Saturday music musings, 11.11.17

Apparently Washington Post music critic Chris Richards is hellbound and determined to throw every bit of his credibility away. First it was “Sam Hunt…(is) far and away country’s most forward-thinking stylist, and he deserves to be recognized as such,” and then it was, “Maren Morris…is a straight-talking, forward-thinking fountain of dash, and she’s funneling it into some great country music.”

And now, there’s this, via Saving Country Music:

not one artist found the courage to say a single word about gun control after 58 fans were shot dead at a country music festival in Las Vegas last month….today’s country stars are singing about an apolitical no-place that doesn’t actually exist.

Apolitical no place that doesn’t actually exist. Apparently this dude has never heard, for example, anything from Jason Boland’s latest album, or the Turnpike Troubadours’ “1968” or “Southeastern Son,” or Corb Lund’s “Gettin’ Down on the Mountain,” the title track to the Jason Eady album When The Money’s All Gone, or…you get the idea. Now, you could very well make the argument that what Chris Richards says is true, but we all know that he’s making this argument for entirely the wrong reasons. Anyone who’s been paying attention knows that 2010s country music (the mainstream component of it, at least) is a near-total wasteland, from the whole bro-country business to Kelsea Ballerini, Thomas Rhett, Jerrod Niemann, Chris Lane, Walker Hayes, and, yes, Sam Hunt and Maren Morris. I guess I shouldn’t be surprised that someone like Chris Richards would say something like this under these circumstances, but it just rings so incredibly hollow and hypocritical. Small wonder so many people have lost faith in the media, with people like him writing for ostensibly credible and respected outlets.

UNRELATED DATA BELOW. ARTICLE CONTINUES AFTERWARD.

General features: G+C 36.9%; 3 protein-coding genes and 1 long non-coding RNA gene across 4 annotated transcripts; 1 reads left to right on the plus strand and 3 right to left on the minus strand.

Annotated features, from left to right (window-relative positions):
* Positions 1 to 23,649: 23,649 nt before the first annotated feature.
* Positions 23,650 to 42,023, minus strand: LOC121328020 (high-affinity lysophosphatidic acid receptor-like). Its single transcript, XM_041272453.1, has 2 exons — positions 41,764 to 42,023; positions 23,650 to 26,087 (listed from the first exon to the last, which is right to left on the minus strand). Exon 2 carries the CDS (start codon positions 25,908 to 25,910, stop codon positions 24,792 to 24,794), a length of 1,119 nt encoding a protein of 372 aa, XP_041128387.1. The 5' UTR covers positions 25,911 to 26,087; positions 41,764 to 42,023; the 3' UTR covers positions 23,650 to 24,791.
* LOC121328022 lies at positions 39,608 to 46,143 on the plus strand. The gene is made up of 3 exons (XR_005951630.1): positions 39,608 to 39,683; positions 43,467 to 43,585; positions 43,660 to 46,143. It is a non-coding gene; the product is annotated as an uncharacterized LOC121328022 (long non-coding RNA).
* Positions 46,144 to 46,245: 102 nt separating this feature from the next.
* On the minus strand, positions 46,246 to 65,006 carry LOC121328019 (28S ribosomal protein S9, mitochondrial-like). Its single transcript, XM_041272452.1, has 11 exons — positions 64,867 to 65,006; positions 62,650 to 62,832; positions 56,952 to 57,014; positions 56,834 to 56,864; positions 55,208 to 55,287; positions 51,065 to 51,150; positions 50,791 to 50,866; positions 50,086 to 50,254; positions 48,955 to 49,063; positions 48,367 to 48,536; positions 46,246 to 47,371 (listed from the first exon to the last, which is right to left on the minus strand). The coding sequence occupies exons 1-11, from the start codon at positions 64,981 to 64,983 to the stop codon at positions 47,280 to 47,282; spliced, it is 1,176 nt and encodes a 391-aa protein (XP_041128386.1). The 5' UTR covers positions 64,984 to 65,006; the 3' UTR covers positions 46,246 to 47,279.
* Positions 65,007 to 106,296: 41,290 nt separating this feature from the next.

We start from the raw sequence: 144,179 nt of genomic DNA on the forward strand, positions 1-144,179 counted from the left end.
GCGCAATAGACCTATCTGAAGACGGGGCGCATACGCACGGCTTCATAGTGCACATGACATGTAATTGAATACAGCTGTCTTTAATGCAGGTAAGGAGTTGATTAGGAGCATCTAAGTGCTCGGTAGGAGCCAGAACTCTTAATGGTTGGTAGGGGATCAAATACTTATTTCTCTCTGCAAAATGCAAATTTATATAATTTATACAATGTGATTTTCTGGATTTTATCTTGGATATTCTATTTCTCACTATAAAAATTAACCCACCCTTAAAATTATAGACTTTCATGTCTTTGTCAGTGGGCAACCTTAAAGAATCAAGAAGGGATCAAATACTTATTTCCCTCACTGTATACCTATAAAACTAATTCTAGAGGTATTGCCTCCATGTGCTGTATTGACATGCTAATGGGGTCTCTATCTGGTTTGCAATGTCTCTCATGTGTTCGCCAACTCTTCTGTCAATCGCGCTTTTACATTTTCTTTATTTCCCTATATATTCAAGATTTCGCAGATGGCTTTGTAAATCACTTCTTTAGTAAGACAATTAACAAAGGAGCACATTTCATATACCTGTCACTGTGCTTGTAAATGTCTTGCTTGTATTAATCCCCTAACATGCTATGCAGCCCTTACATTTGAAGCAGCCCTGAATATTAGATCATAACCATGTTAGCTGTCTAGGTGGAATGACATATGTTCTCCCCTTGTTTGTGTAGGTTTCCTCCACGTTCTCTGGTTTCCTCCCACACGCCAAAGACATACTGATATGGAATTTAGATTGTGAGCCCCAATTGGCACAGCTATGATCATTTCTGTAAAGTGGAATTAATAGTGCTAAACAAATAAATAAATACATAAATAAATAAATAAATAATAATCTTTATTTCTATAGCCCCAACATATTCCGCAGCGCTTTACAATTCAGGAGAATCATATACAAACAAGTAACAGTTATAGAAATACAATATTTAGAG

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Well, this was rather disappointing…

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Aaron Watson’s a good, good guy from everything I can tell, but to be frank, as an artist, to see him associate with somebody like Granger Smith is rather unsettling. I mean, Watson’s no Jason Boland even on his best day, but he’s still way the hell ahead of Granger Smith for the most part.

But with this latest album, I gotta admit, I wonder…

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Trigger posted a fine review of my favorite Lee Ann Womack album. I heard the first single, “I May Hate Myself In the Morning,” and knew I had to have the album; it was a Day One buy for me, and when I heard the twin-fiddle opening of the title track, I knew I was in for something really special. Killer album from start to finish. If I had to pick a least favorite track it’d probably be “What I Miss About Heaven,” but I still don’t ever skip it. I also really liked her covers of “Waitin’ for the Sun to Shine”…

and “Just Someone I Used To Know.”

The latter, of course, was a hidden track; I remember hearing the end of “Psalm 151” and the cd still going, wondering what was next, and BAM! More twin fiddles. “Oh, I know this song!” Gorgeous, gorgeous ending to a gorgeous album. Lee Ann has done great stuff since, but There’s More Where That Came From remains her masterpiece.

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2 Responses to “Saturday music musings, 11.11.17”

  1. Borepatch Says:

    The 2010s *has* been a wasteland. It’s depressing. Don’t even listen to Country music anymore.

  2. southtexaspistolero Says:

    I still listen to a lot of country music, just not the stuff they play on the radio. There are a lot more options than there used to be, and I am so very grateful for that!

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